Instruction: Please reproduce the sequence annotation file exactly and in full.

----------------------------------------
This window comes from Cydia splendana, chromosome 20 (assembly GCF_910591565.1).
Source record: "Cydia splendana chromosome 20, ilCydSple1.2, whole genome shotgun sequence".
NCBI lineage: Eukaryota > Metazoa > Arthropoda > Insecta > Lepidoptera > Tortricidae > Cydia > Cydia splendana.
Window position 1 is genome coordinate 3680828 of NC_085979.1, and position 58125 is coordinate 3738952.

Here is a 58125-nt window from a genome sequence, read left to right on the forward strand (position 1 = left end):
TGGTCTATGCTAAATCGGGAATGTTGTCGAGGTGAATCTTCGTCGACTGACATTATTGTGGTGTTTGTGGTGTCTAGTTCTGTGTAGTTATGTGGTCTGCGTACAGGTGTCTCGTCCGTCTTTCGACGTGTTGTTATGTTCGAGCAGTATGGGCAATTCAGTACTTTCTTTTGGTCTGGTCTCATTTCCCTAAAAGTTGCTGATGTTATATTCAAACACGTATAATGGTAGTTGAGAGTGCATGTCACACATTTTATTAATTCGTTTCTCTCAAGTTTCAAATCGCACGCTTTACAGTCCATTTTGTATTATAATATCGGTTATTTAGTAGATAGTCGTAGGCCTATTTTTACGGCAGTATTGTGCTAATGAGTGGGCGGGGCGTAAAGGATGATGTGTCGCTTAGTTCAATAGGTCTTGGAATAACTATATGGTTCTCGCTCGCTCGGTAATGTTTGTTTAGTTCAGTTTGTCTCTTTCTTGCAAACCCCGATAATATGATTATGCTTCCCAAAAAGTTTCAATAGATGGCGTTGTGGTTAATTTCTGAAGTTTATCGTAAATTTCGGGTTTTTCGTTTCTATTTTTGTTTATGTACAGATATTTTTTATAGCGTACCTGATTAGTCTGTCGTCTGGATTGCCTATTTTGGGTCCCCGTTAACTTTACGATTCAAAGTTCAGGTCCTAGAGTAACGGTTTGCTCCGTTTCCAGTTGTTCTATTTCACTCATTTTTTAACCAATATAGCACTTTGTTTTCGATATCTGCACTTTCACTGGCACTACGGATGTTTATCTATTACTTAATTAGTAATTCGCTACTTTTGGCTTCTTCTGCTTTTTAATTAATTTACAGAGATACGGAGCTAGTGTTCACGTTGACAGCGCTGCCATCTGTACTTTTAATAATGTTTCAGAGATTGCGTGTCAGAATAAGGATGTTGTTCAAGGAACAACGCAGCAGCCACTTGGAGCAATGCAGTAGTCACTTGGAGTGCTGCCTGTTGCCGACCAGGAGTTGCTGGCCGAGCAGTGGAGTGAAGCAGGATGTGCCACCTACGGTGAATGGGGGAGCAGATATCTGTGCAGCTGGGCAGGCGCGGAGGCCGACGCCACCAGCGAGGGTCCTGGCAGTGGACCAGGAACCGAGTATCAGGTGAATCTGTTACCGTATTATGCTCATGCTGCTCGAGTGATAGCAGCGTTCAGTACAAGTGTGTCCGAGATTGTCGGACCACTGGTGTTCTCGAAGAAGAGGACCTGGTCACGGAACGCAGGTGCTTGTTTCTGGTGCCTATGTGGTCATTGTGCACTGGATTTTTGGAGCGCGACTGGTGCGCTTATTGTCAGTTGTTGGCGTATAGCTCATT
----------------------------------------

This window comes from Cydia splendana, chromosome 20 (assembly GCF_910591565.1).
Source record: "Cydia splendana chromosome 20, ilCydSple1.2, whole genome shotgun sequence".
NCBI lineage: Eukaryota > Metazoa > Arthropoda > Insecta > Lepidoptera > Tortricidae > Cydia > Cydia splendana.
Window position 1 is genome coordinate 3680828 of NC_085979.1, and position 58125 is coordinate 3738952.

Here is a 58125-nt window from a genome sequence, read left to right on the forward strand (position 1 = left end):
TGGTCTATGCTAAATCGGGAATGTTGTCGAGGTGAATCTTCGTCGACTGACATTATTGTGGTGTTTGTGGTGTCTAGTTCTGTGTAGTTATGTGGTCTGCGTACAGGTGTCTCGTCCGTCTTTCGACGTGTTGTTATGTTCGAGCAGTATGGGCAATTCAGTACTTTCTTTTGGTCTGGTCTCATTTCCCTAAAAGTTGCTGATGTTATATTCAAACACGTATAATGGTAGTTGAGAGTGCATGTCACACATTTTATTAATTCGTTTCTCTCAAGTTTCAAATCGCACGCTTTACAGTCCATTTTGTATTATAATATCGGTTATTTAGTAGATAGTCGTAGGCCTATTTTTACGGCAGTATTGTGCTAATGAGTGGGCGGGGCGTAAAGGATGATGTGTCGCTTAGTTCAATAGGTCTTGGAATAACTATATGGTTCTCGCTCGCTCGGTAATGTTTGTTTAGTTCAGTTTGTCTCTTTCTTGCAAACCCCGATAATATGATTATGCTTCCCAAAAAGTTTCAATAGATGGCGTTGTGGTTAATTTCTGAAGTTTATCGTAAATTTCGGGTTTTTCGTTTCTATTTTTGTTTATGTACAGATATTTTTTATAGCGTACCTGATTAGTCTGTCGTCTGGATTGCCTATTTTGGGTCCCCGTTAACTTTACGATTCAAAGTTCAGGTCCTAGAGTAACGGTTTGCTCCGTTTCCAGTTGTTCTATTTCACTCATTTTTTAACCAATATAGCACTTTGTTTTCGATATCTGCACTTTCACTGGCACTACGGATGTTTATCTATTACTTAATTAGTAATTCGCTACTTTTGGCTTCTTCTGCTTTTTAATTAATTTACAGAGATACGGAGCTAGTGTTCACGTTGACAGCGCTGCCATCTGTACTTTTAATAATGTTTCAGAGATTGCGTGTCAGAATAAGGATGTTGTTCAAGGAACAACGCAGCAGCCACTTGGAGCAATGCAGTAGTCACTTGGAGTGCTGCCTGTTGCCGACCAGGAGTTGCTGGCCGAGCAGTGGAGTGAAGCAGGATGTGCCACCTACGGTGAATGGGGGAGCAGATATCTGTGCAGCTGGGCAGGCGCGGAGGCCGACGCCACCAGCGAGGGTCCTGGCAGTGGACCAGGAACCGAGTATCAGGTGAATCTGTTACCGTATTATGCTCATGCTGCTCGAGTGATAGCAGCGTTCAGTACAAGTGTGTCCGAGATTGTCGGACCACTGGTGTTCTCGAAGAAGAGGACCTGGTCACGGAACGCAGGTGCTTGTTTCTGGTGCCTATGTGGTCATTGTGCACTGGATTTTTGGAGCGCGACTGGTGCGCTTATTGTCAGTTGTTGGCGTATAGCTCATT